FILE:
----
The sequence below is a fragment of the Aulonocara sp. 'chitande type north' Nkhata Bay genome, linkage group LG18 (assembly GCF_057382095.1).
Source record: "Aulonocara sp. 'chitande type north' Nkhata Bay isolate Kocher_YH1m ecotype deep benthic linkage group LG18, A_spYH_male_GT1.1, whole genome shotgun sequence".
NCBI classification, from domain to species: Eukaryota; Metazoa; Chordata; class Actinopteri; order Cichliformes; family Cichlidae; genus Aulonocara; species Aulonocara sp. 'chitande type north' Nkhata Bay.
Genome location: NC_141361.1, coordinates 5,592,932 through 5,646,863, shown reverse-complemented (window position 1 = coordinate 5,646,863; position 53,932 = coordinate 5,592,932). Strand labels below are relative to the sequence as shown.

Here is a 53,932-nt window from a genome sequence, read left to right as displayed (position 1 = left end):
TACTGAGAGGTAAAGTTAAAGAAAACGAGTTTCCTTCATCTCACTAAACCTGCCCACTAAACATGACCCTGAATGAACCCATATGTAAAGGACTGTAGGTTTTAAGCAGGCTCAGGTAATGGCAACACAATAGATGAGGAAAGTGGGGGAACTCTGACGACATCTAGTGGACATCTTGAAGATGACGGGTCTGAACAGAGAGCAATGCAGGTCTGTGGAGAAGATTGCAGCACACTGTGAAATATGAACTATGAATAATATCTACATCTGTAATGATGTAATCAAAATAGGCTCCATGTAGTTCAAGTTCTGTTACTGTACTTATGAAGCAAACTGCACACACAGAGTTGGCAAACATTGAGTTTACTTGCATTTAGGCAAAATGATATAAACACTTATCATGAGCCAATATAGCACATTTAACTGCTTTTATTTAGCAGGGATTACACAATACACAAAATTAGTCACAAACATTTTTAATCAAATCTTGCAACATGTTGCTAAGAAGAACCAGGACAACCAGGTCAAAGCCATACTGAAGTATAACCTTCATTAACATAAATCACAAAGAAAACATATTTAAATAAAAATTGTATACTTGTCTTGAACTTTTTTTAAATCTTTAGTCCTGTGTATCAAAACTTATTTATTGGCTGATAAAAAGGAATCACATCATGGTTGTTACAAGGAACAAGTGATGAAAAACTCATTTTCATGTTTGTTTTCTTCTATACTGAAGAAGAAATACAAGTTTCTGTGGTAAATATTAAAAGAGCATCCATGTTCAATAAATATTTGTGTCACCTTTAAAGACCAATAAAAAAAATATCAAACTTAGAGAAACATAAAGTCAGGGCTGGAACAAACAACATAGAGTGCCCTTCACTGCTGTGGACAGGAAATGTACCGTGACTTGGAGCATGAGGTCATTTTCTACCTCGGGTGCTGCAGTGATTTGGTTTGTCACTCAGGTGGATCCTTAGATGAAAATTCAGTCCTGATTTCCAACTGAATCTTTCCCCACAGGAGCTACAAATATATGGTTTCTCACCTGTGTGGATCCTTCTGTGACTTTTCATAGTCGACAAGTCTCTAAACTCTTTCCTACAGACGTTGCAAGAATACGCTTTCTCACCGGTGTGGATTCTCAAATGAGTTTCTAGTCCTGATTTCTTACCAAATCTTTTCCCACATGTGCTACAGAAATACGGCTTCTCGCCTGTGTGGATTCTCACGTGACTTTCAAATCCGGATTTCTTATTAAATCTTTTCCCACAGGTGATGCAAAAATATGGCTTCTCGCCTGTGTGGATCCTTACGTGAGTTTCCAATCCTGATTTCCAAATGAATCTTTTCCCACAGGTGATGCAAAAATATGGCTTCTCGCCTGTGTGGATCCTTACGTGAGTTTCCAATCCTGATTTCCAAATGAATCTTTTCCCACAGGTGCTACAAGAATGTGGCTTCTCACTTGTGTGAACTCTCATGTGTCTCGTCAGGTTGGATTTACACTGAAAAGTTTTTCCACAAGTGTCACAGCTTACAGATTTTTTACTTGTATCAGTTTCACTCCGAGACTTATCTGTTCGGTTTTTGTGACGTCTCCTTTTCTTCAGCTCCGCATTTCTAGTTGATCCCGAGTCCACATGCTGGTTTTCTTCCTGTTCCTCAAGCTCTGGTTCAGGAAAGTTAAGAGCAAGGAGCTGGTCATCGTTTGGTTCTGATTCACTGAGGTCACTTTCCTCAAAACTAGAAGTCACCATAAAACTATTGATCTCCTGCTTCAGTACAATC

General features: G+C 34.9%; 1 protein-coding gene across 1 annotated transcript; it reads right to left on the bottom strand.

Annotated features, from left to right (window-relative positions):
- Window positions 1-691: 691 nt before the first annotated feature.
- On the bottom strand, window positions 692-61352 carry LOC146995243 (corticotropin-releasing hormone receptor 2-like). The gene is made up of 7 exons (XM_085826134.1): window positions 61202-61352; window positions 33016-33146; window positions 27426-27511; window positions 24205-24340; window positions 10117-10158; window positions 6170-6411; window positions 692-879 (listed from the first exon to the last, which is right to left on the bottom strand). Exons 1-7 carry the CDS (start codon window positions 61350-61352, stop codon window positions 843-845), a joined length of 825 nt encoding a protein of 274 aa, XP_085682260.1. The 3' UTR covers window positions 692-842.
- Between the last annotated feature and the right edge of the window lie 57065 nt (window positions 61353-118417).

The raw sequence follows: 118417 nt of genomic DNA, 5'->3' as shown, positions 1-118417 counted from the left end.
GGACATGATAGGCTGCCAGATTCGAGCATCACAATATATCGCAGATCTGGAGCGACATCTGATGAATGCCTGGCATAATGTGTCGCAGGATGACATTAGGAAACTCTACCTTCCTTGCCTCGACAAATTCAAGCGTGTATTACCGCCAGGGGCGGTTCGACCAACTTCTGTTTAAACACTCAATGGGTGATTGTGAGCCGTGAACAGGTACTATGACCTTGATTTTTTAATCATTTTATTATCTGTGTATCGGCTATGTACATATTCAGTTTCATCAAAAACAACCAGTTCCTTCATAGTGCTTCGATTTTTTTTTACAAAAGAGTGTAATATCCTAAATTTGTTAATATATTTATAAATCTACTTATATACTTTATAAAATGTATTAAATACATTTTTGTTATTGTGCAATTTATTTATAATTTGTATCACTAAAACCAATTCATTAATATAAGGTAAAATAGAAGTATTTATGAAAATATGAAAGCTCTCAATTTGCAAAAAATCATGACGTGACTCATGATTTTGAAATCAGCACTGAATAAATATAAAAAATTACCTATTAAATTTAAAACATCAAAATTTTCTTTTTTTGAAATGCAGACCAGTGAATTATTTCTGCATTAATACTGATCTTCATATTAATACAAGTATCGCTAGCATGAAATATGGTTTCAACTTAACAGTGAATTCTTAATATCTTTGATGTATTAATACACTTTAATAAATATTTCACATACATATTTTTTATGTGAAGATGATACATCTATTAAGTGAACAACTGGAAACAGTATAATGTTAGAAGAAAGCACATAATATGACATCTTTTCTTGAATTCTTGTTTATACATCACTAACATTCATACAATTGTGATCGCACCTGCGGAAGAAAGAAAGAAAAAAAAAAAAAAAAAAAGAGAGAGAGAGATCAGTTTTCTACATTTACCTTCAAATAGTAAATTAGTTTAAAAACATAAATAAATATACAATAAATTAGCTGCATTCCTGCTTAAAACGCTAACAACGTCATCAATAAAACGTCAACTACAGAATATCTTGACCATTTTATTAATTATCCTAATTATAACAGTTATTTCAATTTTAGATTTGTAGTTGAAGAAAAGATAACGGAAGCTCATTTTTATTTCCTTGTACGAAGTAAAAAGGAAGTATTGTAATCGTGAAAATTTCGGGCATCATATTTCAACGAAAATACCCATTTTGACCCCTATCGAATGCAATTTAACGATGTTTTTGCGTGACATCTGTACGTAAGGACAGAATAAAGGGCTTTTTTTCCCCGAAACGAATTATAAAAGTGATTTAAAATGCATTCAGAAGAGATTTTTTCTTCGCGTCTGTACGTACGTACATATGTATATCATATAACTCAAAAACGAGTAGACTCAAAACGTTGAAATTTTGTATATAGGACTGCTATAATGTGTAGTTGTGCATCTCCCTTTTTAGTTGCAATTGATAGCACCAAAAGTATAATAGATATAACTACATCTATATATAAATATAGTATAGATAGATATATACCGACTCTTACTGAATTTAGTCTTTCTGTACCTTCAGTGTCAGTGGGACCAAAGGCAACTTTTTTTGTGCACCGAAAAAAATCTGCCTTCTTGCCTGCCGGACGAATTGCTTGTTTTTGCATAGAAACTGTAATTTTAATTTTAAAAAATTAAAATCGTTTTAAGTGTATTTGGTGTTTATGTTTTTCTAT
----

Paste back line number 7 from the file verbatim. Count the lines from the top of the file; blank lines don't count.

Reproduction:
General features: G+C 34.9%; 1 protein-coding gene across 1 annotated transcript; it reads right to left on the bottom strand.